Based on a novel from Françoise Dorner, Sandra Nettleback’s Last Love features a well put together cast of actors anchored by veteran Michael Caine and explores the relationship between an elderly American widower and a young Parisian dance instructor (Clémence Poésy).
Matthew Morgan (Caine) is an elderly widower and retired American philosophy professor who was meant to be spending his golden years with his beloved wife in Paris. When she passed away, however, he finds himself emotionally lost and left without purpose. Then he meets the seemingly free-spirited young Pauline Laubie (Poésy) on a bus when he falls and she comes to his aid. The two strike up an unlikely friendship and, truth be told, Matthew becomes smitten romantically with the young twentysomething woman, though he never lets on; she reminds him of his wife. This only makes him more depressed, perhaps realizing he’s just too old for her, especially when he finds out that she already has a boyfriend. So Matthew makes a halfhearted attempt on his own life that lands him in hospital and also brings his estranged son and daughter, Miles and Karen (played by Weeds‘ Justin kirk and The X-Files‘ Gillian Anderson respectively), to Paris. This dredges up long past resentments between father and children, especially between Matthew and Miles, and Pauline ends up in the middle, trying to heal the wounds of what she sees as a wish come true for her – a family she never had.
Last Love is a sentimental yet not saccharine look at the bittersweet reality of losing and finding love again in the later years of your life. It manages to stay rather grounded in reality, unlike so many Hollywood films. One can feel the despair of Mathew as he talks to the memory of his wife, telling her he’s being “an old fool” chasing after the young Pauline. Even though the two bond, it never crosses over into any completely unbelievable sexual relationship. Let’s face it, Michael Caine is beyond that stage in his career, at least for a co-star like Poésy. Not that it never happens (for average people), but it’s extremely rare indeed.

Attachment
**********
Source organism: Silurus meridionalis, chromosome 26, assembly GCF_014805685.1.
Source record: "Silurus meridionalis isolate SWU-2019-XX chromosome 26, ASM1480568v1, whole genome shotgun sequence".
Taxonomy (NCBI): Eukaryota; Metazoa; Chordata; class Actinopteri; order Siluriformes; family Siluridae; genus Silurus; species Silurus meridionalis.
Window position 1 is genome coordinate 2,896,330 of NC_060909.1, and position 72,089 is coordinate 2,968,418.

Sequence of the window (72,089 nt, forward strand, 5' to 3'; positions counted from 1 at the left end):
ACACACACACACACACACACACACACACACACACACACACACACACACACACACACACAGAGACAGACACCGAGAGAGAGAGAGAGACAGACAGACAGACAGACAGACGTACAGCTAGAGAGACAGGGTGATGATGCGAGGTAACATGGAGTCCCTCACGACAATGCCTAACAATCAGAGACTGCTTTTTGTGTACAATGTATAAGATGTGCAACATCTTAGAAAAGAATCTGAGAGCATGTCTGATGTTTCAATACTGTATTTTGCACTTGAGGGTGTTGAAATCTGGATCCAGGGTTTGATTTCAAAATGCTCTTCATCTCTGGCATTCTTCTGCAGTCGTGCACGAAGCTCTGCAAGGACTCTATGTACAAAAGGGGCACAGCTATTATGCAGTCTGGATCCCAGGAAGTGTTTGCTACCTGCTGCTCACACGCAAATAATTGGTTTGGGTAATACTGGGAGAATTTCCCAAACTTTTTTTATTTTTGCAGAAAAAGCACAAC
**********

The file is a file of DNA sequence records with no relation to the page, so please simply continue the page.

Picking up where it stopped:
Where the film does go astray is in its treatment of the relationship between Pauline and Miles, which begins confrontational and then suddenly takes an unexpected turn, with little time given to any actual development. Gillian Anderson’s Karen is also just left hanging out there and underutilized. Her pushy, metropolitan take on the character could have been used to interject a bit more energy into what is at times a very dour screenplay.
Last Love was shot in the Super 35 format using Arricam LT and Arricam ST cameras with Zeiss Ultra Prime and Angenieux Optimo lenses. It comes to Blu-ray in an AVC/MPEG-4 1080p encodement from Image Entertainment. While there is a high level of grain that comes close to crosses over into noise, it never quite does, but instead offers up a lot of sharp texture. The real issue with this transfer is in the dark areas where the image really flattens, and becomes lost in black crush, failing to offer up much nuance, instead looking rather murky.
Audio is a nicely atmospheric DTS-HD Master Audio 5.1 (48kHz/24-bit) mix that conveys rainfall early on in the film quite naturally, as well as the din of the sounds of Paris. The dialogue is clear, and there is a good spread of sound balanced through the channels.
There’s nothing much to see here.
- Deleted Scenes (1.85:1; 1080p/24; 00:16:06)
- Outtakes (1.85:1; 1080p/24; 00:09:37)
The Definitive Word
Last Love isn’t flawless, but it is a sympathetic and sincere effort that avoids many of the pitfalls of a genre that is often rife with cliches and purposely placed attempts at pulling at our heartstrings. The cast execute their roles well and Nettleback’s direction provides just enough support to make it all hold together well.
Additional Screen Captures